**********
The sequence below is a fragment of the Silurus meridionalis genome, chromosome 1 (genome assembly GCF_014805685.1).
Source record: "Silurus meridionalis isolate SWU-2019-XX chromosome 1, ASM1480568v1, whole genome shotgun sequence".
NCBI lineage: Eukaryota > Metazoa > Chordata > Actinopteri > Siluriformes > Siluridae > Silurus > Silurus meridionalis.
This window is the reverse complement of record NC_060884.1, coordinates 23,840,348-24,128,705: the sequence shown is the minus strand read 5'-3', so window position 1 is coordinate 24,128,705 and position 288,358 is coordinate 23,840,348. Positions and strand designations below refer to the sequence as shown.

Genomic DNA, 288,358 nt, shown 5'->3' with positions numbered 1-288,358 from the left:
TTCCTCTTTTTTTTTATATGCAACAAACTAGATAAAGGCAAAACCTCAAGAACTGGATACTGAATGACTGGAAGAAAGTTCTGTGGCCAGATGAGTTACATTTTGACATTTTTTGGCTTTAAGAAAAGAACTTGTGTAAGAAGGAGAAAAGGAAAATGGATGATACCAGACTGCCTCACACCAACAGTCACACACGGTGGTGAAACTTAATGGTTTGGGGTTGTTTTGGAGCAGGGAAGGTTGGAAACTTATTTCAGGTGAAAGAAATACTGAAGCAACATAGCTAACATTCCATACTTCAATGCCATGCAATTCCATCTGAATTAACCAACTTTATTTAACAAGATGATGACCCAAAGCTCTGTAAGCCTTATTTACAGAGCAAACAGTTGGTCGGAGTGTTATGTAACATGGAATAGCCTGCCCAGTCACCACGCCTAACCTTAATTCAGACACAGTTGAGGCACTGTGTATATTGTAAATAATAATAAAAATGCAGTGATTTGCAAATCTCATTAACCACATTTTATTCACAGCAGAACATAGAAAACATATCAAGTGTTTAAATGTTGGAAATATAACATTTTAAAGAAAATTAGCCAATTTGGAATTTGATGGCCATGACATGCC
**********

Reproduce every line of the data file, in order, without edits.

The sequence below is a fragment of the Silurus meridionalis genome, chromosome 1 (genome assembly GCF_014805685.1).
Source record: "Silurus meridionalis isolate SWU-2019-XX chromosome 1, ASM1480568v1, whole genome shotgun sequence".
NCBI lineage: Eukaryota > Metazoa > Chordata > Actinopteri > Siluriformes > Siluridae > Silurus > Silurus meridionalis.
This window is the reverse complement of record NC_060884.1, coordinates 23,840,348-24,128,705: the sequence shown is the minus strand read 5'-3', so window position 1 is coordinate 24,128,705 and position 288,358 is coordinate 23,840,348. Positions and strand designations below refer to the sequence as shown.

Genomic DNA, 288,358 nt, shown 5'->3' with positions numbered 1-288,358 from the left:
TTCCTCTTTTTTTTTATATGCAACAAACTAGATAAAGGCAAAACCTCAAGAACTGGATACTGAATGACTGGAAGAAAGTTCTGTGGCCAGATGAGTTACATTTTGACATTTTTTGGCTTTAAGAAAAGAACTTGTGTAAGAAGGAGAAAAGGAAAATGGATGATACCAGACTGCCTCACACCAACAGTCACACACGGTGGTGAAACTTAATGGTTTGGGGTTGTTTTGGAGCAGGGAAGGTTGGAAACTTATTTCAGGTGAAAGAAATACTGAAGCAACATAGCTAACATTCCATACTTCAATGCCATGCAATTCCATCTGAATTAACCAACTTTATTTAACAAGATGATGACCCAAAGCTCTGTAAGCCTTATTTACAGAGCAAACAGTTGGTCGGAGTGTTATGTAACATGGAATAGCCTGCCCAGTCACCACGCCTAACCTTAATTCAGACACAGTTGAGGCACTGTGTATATTGTAAATAATAATAAAAATGCAGTGATTTGCAAATCTCATTAACCACATTTTATTCACAGCAGAACATAGAAAACATATCAAGTGTTTAAATGTTGGAAATATAACATTTTAAAGAAAATTAGCCAATTTGGAATTTGATGGCCATGACATGCC